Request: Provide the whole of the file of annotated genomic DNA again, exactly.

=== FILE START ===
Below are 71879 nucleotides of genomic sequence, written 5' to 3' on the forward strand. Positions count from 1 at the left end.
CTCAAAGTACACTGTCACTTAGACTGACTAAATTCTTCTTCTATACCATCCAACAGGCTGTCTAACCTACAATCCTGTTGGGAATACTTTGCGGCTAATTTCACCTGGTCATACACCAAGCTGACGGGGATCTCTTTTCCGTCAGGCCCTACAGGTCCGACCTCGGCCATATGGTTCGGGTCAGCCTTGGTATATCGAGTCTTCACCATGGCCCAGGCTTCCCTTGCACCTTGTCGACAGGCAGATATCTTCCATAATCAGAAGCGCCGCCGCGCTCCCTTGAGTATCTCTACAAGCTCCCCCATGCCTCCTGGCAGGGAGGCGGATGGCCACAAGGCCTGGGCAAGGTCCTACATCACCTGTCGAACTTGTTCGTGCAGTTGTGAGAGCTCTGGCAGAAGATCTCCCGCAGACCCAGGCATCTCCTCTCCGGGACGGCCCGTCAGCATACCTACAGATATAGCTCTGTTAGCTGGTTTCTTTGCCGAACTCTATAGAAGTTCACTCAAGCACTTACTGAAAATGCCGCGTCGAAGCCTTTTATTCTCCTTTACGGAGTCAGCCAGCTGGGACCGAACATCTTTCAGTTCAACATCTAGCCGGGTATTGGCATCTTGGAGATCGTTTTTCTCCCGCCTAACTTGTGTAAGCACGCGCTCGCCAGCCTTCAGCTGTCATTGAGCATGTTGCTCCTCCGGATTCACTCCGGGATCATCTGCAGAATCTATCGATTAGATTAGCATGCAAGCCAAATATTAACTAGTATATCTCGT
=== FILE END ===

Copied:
Below are 71879 nucleotides of genomic sequence, written 5' to 3' on the forward strand. Positions count from 1 at the left end.
CTCAAAGTACACTGTCACTTAGACTGACTAAATTCTTCTTCTATACCATCCAACAGGCTGTCTAACCTACAATCCTGTTGGGAATACTTTGCGGCTAATTTCACCTGGTCATACACCAAGCTGACGGGGATCTCTTTTCCGTCAGGCCCTACAGGTCCGACCTCGGCCATATGGTTCGGGTCAGCCTTGGTATATCGAGTCTTCACCATGGCCCAGGCTTCCCTTGCACCTTGTCGACAGGCAGATATCTTCCATAATCAGAAGCGCCGCCGCGCTCCCTTGAGTATCTCTACAAGCTCCCCCATGCCTCCTGGCAGGGAGGCGGATGGCCACAAGGCCTGGGCAAGGTCCTACATCACCTGTCGAACTTGTTCGTGCAGTTGTGAGAGCTCTGGCAGAAGATCTCCCGCAGACCCAGGCATCTCCTCTCCGGGACGGCCCGTCAGCATACCTACAGATATAGCTCTGTTAGCTGGTTTCTTTGCCGAACTCTATAGAAGTTCACTCAAGCACTTACTGAAAATGCCGCGTCGAAGCCTTTTATTCTCCTTTACGGAGTCAGCCAGCTGGGACCGAACATCTTTCAGTTCAACATCTAGCCGGGTATTGGCATCTTGGAGATCGTTTTTCTCCCGCCTAACTTGTGTAAGCACGCGCTCGCCAGCCTTCAGCTGTCATTGAGCATGTTGCTCCTCCGGATTCACTCCGGGATCATCTGCAGAATCTATCGATTAGATTAGCATGCAAGCCAAATATTAACTAGTATATCTCGT